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The Alaska coast’s sea stars, and the scientists who study them, are the stars of “Is Alaska Safe for Sea Stars?” (Credit: KCTS via YouTube)

A mini-documentary about the die-off facing the West Coast’s sea stars has won KCTS producer/photographer Katie Campbell one of the country’s most prestigious science journalism awards.

The TV tale – titled “Is Alaska Safe for Sea Stars?” – focuses on scientists who are studying why starfish off the coast of Alaska were able to dodge the outbreak until now. It aired last year in October as part of KCTS’ “IN Close” documentary series, and now it’s won the top prize in the 2015 Kavli Science Journalism Awards’ spot news/feature reporting category for television.

Katie Campbell
KCTS’ Katie Campbell is one of the winners of the 2015 Kavli Science Journalism Awards. (Credit: KCTS via AAAS)

“This piece was about far more than starfish,” David Baron, a former science editor for PRI’s “The World” who served as one of the competition’s judges, said in today’s announcement of the winners. “By showing how biologists painstakingly collect data to understand the natural world, the story beautifully demostrates what it means to be a scientist.”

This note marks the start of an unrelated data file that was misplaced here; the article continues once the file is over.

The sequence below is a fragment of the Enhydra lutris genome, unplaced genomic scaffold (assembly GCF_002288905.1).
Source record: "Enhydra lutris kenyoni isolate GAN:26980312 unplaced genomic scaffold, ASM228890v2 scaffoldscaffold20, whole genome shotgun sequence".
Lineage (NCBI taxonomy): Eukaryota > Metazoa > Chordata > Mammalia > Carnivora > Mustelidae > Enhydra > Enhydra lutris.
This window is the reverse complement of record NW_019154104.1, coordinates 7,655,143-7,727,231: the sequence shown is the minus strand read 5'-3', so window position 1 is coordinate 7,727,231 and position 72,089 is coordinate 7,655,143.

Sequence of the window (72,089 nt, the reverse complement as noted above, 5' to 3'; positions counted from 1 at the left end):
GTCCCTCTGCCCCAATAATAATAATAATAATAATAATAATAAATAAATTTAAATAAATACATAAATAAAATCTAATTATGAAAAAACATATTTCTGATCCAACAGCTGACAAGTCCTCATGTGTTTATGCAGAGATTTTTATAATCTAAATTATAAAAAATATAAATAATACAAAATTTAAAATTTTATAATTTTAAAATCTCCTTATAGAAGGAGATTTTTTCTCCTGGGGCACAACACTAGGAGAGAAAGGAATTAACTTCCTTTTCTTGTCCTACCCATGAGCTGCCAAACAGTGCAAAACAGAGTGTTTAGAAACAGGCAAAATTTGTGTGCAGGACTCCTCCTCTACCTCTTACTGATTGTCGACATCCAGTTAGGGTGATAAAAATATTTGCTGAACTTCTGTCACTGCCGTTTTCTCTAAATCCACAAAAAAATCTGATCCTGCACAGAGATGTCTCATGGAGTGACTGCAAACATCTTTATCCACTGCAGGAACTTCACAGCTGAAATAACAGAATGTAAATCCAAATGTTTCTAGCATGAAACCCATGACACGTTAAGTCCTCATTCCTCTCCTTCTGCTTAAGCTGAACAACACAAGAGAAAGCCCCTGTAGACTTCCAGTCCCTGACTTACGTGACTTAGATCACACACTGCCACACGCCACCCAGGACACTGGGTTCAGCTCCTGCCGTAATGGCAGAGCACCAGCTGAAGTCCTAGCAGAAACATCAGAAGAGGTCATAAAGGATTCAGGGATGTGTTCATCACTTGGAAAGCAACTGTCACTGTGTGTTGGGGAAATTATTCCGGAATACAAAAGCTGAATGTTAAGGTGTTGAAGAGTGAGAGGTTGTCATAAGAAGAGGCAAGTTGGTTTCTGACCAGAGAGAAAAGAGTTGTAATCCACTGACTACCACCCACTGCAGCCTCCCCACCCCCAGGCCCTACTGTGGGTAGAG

Campbell said she was “ecstatic” to be included among the winners, and said the award also recognizes “the important work being done by researchers on the front lines of the massive sea star wasting epidemic.”

The Science Journalism Awards are funded by the Kavli Foundation, administered by the American Association for the Advancement of Science, and judged by independent panels of science journalists. (In 2002, one of the awards went to yours truly.) As a Gold Award winner, Campbell will receive $5,000 at the AAAS’ annual meeting in Washington, D.C., next February. For the first time, the awards program is also giving out Silver Awards worth $3,500, and honoring international as well as U.S.-based journalists.

Here’s the full list of winners:

Large newspaper (Circulation +150,000)

Small newspaper (Circulation < 150,000)


Spot news / feature reporting (20 minutes or less)

In-depth reporting (more than 20 minutes)




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